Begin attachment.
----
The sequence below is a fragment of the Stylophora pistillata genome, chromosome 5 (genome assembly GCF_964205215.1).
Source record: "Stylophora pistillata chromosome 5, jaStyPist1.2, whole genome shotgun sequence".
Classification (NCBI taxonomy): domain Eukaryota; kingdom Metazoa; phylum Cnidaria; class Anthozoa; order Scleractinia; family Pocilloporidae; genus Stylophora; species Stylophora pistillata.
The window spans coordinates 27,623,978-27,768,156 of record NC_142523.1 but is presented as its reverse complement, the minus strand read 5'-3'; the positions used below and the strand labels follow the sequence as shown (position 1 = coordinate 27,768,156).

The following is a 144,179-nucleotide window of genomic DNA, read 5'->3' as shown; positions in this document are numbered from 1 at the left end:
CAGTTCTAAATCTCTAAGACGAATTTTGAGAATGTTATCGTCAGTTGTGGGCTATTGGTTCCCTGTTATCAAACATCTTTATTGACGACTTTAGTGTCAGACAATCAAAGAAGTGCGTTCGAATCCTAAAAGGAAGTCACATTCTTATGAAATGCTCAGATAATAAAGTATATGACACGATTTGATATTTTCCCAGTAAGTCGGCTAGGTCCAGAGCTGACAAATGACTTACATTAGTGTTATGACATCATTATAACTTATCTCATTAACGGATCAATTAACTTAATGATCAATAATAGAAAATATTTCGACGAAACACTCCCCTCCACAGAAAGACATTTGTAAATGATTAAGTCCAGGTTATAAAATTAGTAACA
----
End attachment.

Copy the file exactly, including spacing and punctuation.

The sequence below is a fragment of the Stylophora pistillata genome, chromosome 5 (genome assembly GCF_964205215.1).
Source record: "Stylophora pistillata chromosome 5, jaStyPist1.2, whole genome shotgun sequence".
Classification (NCBI taxonomy): domain Eukaryota; kingdom Metazoa; phylum Cnidaria; class Anthozoa; order Scleractinia; family Pocilloporidae; genus Stylophora; species Stylophora pistillata.
The window spans coordinates 27,623,978-27,768,156 of record NC_142523.1 but is presented as its reverse complement, the minus strand read 5'-3'; the positions used below and the strand labels follow the sequence as shown (position 1 = coordinate 27,768,156).

The following is a 144,179-nucleotide window of genomic DNA, read 5'->3' as shown; positions in this document are numbered from 1 at the left end:
CAGTTCTAAATCTCTAAGACGAATTTTGAGAATGTTATCGTCAGTTGTGGGCTATTGGTTCCCTGTTATCAAACATCTTTATTGACGACTTTAGTGTCAGACAATCAAAGAAGTGCGTTCGAATCCTAAAAGGAAGTCACATTCTTATGAAATGCTCAGATAATAAAGTATATGACACGATTTGATATTTTCCCAGTAAGTCGGCTAGGTCCAGAGCTGACAAATGACTTACATTAGTGTTATGACATCATTATAACTTATCTCATTAACGGATCAATTAACTTAATGATCAATAATAGAAAATATTTCGACGAAACACTCCCCTCCACAGAAAGACATTTGTAAATGATTAAGTCCAGGTTATAAAATTAGTAACA